Climate and Fire

The Almeda Fire devastated my community. We can make future fires less destructive.

Oregon Department of Transportation

On September 8, 2020, I woke up at six in the morning and hopped in the shower, trying not to wake up my sleeping family. I laced up my Jordans, put on a pair of old, ripped-up black jeans that I knew my boss would mock me for, saying I looked like I got mauled by a bear. I slipped on my headphones and put on my playlist—mostly just the latest albums from A Boogie wit da Hoodie and City Morgue—and set off on my bike from Talent to the Southern Oregon University campus for work, like I did every other Tuesday that summer.

The ride was about six miles, following Highway 99 past the hot springs and through the city outskirts and downtown before arriving at the campus. That morning there was an unusually strong wind that kept switching back and forth, causing the ride to seesaw between very easy and extremely difficult. It was not a busy day at my student job. When my lunch break arrived, I rode downtown for some sushi from Umami, my favorite spot that was still open during the pandemic.

When I arrived back from lunch, I dropped by the help desk, where my friend Grace was working. The moment I walked up I was stopped by a university employee, who asked, "Do either of you live in Talent or near Talent?"

"No," Grace said. "I live in the apartments right down the street. Why?"

"Well, there's a fire that started in Ashland and is headed toward Talent. If you live in that area, they are recommending that certain people should evacuate."

"Oh, really," I said. "I haven't heard anything about that."

"Well, if you do live in that area, I just wanted to make sure you knew. I am heading home, just in case."

I didn’t think much of the news, assuming any fire in town would be stopped quickly. I called my mom, who has a disability, to make sure she knew about the fire, but there was no answer. That worried me a bit, but I figured she was just not by the phone. I started looking for any news about the fire I could find and quickly learned it was much worse than I had expected. The fire was headed down Highway 99, which runs through dense forest and straight into Talent, where my home was. I paced around the office, thinking of what could happen or what might have already happened, letting anxiety get the best of me. When my shift finally ended, and I was getting ready to ride back home, my mom finally called me back. She was safe and unharmed, and she was being evacuated.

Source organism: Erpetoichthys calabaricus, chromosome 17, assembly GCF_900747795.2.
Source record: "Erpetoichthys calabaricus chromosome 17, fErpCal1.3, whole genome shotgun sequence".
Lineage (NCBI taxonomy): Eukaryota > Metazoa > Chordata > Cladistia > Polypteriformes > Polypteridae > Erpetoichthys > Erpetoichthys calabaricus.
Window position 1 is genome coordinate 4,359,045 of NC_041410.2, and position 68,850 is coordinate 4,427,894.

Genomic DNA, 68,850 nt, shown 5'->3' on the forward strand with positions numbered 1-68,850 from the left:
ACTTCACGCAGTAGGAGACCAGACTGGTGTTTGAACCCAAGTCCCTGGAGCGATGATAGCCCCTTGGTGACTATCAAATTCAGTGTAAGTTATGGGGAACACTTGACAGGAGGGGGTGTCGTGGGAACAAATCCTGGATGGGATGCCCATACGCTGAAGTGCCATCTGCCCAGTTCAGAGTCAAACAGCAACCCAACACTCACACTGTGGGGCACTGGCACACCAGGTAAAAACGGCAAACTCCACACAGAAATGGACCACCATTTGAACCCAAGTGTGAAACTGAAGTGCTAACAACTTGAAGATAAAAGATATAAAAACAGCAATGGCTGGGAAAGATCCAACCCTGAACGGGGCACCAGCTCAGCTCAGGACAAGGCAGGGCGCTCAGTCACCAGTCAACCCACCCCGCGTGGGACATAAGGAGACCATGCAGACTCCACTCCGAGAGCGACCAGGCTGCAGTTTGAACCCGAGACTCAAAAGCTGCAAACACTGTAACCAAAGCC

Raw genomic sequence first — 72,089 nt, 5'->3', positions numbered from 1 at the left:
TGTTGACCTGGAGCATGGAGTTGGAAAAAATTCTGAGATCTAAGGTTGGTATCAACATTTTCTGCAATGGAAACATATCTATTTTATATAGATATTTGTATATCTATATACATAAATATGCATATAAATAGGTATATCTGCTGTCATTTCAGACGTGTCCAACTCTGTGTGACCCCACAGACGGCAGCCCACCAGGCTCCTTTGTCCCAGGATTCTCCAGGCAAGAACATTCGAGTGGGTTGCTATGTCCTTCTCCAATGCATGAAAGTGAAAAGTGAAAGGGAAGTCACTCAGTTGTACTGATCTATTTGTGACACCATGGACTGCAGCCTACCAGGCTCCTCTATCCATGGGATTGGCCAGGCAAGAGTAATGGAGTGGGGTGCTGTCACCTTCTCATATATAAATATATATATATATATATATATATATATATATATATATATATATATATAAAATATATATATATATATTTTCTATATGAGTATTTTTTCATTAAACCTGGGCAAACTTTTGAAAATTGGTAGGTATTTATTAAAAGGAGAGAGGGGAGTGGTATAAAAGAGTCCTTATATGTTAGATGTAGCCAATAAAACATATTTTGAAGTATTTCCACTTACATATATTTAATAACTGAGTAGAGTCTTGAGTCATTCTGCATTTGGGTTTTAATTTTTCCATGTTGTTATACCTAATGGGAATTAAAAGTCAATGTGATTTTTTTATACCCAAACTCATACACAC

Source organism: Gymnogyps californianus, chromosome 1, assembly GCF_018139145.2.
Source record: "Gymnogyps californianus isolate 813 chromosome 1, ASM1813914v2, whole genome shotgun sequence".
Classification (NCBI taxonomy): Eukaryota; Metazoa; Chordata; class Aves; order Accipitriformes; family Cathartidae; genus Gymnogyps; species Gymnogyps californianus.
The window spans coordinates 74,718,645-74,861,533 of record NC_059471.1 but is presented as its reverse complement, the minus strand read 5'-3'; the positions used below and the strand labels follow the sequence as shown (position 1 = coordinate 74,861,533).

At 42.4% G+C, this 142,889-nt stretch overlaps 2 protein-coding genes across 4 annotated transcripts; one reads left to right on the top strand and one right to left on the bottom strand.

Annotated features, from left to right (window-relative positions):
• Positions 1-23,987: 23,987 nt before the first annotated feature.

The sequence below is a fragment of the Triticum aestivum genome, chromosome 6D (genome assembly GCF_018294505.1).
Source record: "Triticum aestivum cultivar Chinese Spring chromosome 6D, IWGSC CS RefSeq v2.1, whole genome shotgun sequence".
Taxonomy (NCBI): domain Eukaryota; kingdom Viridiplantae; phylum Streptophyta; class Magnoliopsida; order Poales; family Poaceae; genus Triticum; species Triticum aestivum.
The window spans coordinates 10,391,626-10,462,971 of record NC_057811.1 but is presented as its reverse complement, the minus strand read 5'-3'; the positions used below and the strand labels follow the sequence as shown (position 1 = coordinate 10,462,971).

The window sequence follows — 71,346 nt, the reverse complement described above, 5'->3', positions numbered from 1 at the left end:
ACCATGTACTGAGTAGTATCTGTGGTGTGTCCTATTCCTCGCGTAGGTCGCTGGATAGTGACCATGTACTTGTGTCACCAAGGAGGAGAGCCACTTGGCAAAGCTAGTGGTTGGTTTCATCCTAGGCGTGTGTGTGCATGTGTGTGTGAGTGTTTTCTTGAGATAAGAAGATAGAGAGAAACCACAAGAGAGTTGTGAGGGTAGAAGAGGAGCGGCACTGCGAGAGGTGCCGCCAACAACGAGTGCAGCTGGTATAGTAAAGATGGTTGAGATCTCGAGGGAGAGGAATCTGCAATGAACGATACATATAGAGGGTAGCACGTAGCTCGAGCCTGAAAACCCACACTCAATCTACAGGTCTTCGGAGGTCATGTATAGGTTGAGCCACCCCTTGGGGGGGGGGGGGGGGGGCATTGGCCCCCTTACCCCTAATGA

"Should I come meet you?" I asked. "Do you know where you are going? Do you have somewhere you can go?"

"Yes. Your dad was able to call out of work, and I am going to meet him at Walmart in Medford."

My mom told me the roads into Talent had been blocked off, so I would have to figure out somewhere to go after work. The fire was raging right next to our home, she said, and it likely would not survive.


Climate change affects our world in countless ways. One of the most common effects, especially in the West, has been drought. Jackson County, like much of Oregon, has been in a constant state of drought since late 2019. With drought comes increased risk of fire, as dry plants turn into ready fuel. Recent years brought three of the driest summers in Oregon’s history; it should come as no surprise that the summers of 2018 and 2019 were devastated by fires.

There’s a lot of dry fuel to burn. Prior to European settlement, Native Americans used fire to control overgrowth, greatly reducing the risk of dangerous wildfires. Under settler management, this practice has been neglected, and underbrush in much of Oregon has become overgrown. In March 2020, a bill before the Oregon Legislature would have put billions of dollars into clearing and controlling undergrowth to prevent wildfires. The Legislature ended its session without voting on the bill, with another dry summer quickly approaching. September 8 arrived after another summer full of fires. While the fire season was nearly ending, the forecast predicted wild and fast winds. This day would end up becoming the start of the Almeda Fire.